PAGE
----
An Alaska cruise is one of the best ways to see the majestic beauty Alaska has to offer, especially its famous fjords home to some of the most famous glaciers. One of the most beautiful areas not as frequently visited by all the major cruise lines is the College Fjord in Prince William Sound.
Situated in the northern sector of Prince William Sound, the fjord is home to five tidewater glaciers, five big valley glaciers, and heaps of tiny glaciers, most named after famous colleges.
In 1899, the Harriman Expedition led by John Muir and other notable scientist explored the area aboard the George W. Elder. The expedition, which was funded by several Ivy League colleges, took inspiration and named all the glaciers in the area after various schools.
As you travel into College Fjords, travelers will notice that all the glaciers on the left were named after women’s colleges while those on the right were named for men’s colleges. Some of the most famous glaciers names include Amherst, Bernard, Smith, Vasser, Yale, Columbia, and Harvard. Rumor has it the explorers purposefully snubbed Princeton from the list of names.
The Harvard Glacier is the second largest tidewater glacier in the area, but the most visited and viewed by those traveling by cruise ship. Measuring 1.5 miles wide and about 300 ft thick, the Harvard Glacier covers 120,000 acres of Chugach National Forest.
However, the most prominent tidewater glacier in College Fjord is the Columbia Glacier, not only is it the largest one, but it’s also the second-fastest moving glacier in the world. Traveling at about 80 feet per day, it discharges 2 cubic miles of ice into the water every year and measures about 34 miles in length and more than 3,000 feet thick in some areas.
The College Fjord actually goes through the Chugach Mountains at the north end of Prince William Sound, and it’s the only spot in Alaska that has three neighboring slopes with glaciers, five of which end at the water. There is even a spot in College Fjord where visitors can see eight glaciers at once.
Best Ways To See Prince William Sound And College Fjord
For those interested in visiting the area via cruise ship, Holland America, Princess Cruises, and Seabourn are a few of the major cruise lines that offer Alaska cruise itineraries that include scenic cruising through the area. The Alaska cruise season usually runs from May to September, with the lines offering up a variety of Alaska itineraries.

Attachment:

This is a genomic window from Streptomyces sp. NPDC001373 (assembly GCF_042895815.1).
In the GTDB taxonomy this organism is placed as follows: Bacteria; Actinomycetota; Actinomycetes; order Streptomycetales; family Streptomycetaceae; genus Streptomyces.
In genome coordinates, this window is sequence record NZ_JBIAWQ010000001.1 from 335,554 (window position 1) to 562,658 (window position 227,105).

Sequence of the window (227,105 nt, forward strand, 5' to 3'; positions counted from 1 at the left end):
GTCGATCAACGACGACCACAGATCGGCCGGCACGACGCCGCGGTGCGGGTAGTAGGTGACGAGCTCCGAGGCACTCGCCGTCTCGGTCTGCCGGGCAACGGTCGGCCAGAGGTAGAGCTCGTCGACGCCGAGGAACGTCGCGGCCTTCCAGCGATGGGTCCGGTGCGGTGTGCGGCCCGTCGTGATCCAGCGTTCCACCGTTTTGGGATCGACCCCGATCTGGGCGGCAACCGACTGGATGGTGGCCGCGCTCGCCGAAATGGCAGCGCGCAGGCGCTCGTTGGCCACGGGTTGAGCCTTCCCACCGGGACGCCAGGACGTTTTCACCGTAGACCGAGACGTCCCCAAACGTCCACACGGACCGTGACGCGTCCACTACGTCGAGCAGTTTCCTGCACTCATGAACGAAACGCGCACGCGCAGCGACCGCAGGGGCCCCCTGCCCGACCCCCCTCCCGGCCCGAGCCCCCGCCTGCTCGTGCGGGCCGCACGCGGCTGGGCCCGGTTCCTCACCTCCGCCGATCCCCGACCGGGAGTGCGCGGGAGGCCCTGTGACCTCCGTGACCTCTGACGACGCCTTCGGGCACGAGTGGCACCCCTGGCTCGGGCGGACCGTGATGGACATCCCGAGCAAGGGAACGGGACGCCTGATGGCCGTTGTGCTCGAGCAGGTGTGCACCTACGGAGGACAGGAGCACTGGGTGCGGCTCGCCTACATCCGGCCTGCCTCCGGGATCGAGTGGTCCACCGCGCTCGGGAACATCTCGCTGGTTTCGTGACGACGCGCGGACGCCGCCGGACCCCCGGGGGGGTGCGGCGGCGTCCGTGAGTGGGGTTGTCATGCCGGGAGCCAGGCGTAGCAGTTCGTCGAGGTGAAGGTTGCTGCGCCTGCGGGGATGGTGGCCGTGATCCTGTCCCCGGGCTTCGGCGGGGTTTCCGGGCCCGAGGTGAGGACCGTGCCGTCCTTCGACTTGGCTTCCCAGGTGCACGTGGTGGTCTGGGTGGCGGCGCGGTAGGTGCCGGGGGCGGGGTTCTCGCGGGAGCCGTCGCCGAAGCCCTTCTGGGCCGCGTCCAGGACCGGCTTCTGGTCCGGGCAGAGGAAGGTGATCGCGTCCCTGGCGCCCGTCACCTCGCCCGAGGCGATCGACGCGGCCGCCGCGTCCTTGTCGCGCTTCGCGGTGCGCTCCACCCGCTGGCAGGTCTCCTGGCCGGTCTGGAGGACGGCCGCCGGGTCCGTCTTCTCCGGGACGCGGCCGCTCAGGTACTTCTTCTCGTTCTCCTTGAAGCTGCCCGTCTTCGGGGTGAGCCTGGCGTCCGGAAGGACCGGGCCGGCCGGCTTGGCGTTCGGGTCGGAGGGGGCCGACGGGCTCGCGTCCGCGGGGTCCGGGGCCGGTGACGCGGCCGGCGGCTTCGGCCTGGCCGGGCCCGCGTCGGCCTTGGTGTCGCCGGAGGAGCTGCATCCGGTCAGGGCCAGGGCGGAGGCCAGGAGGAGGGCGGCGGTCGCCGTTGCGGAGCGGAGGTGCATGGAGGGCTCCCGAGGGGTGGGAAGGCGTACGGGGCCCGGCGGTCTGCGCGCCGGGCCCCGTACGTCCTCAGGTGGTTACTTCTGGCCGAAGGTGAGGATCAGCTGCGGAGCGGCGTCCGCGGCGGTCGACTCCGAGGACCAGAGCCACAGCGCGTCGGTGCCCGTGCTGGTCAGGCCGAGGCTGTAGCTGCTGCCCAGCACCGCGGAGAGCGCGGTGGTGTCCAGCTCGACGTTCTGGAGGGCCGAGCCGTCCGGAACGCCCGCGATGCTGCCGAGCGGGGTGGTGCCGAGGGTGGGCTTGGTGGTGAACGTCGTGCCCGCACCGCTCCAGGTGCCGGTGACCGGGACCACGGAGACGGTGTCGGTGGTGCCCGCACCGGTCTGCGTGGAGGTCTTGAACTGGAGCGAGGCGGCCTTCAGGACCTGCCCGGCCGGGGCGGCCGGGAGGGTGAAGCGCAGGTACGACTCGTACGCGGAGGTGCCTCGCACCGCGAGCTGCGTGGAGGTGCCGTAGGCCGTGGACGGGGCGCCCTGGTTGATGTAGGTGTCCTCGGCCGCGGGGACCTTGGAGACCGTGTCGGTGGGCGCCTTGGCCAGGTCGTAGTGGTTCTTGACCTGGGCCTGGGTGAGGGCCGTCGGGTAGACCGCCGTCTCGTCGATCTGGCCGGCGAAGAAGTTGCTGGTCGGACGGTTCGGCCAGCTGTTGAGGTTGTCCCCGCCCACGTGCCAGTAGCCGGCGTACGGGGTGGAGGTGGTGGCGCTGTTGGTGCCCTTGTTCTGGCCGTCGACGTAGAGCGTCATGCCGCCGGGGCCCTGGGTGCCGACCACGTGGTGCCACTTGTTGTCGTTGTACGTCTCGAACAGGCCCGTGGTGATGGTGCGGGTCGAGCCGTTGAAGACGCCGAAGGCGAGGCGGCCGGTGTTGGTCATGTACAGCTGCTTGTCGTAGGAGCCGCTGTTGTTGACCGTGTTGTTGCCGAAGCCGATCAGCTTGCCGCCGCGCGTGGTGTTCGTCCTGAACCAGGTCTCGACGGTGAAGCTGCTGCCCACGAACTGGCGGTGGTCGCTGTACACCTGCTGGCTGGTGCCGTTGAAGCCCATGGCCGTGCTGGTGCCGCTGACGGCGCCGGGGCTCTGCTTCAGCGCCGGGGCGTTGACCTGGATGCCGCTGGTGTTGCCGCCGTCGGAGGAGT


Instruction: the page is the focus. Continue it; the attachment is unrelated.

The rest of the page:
Those sailing on an itinerary that includes the Prince William Sound will get to retrace a portion of the Harriman Expedition and witness the very same glaciers they did in 1899.
If you’re not interested in see the area via cruise ship and hope to get a closer view, it can also be reached via a small boat tours and kayak excursions that depart from a number of small neighboring towns, including Whittier, Valdez, and Cordova.
From Anchorage, you can drive or take the Alaska Railroad south to Whittier. From there you can take the Alaska Marine Highway ferry system across the Sound to either Valdez or Cordova. Depending on the type of adventure you’re looking for, you can either book a glacier cruise or kayak adventure tour with one of the local tour companies.
Regardless of what you decide to go with, keep your eyes peeled for wildlife, specifically for Humpback whales and porpoises. Wildlife abounds in the area with more than 220 species of birds, 30 species of land mammals, and at least a dozen marine mammal species calling the area home.
Along the western side, black bears can be normally seen on narrow beaches, while to the east brown bears can be found in the lowlands around Montague and Hawkins islands fishing for salmon. You’ll also want to keep an eye out for moose and mountain goats, so make sure you pack binoculars and a camera.
Whether you decide to explore Prince William Sound’s College Fjords by cruise ship or a local tour company, one thing is for sure: the area’s beauty will certainly leave you in awe. The combination of the majestic glaciers and the abundance of wildlife in the area will make the trip unforgettable.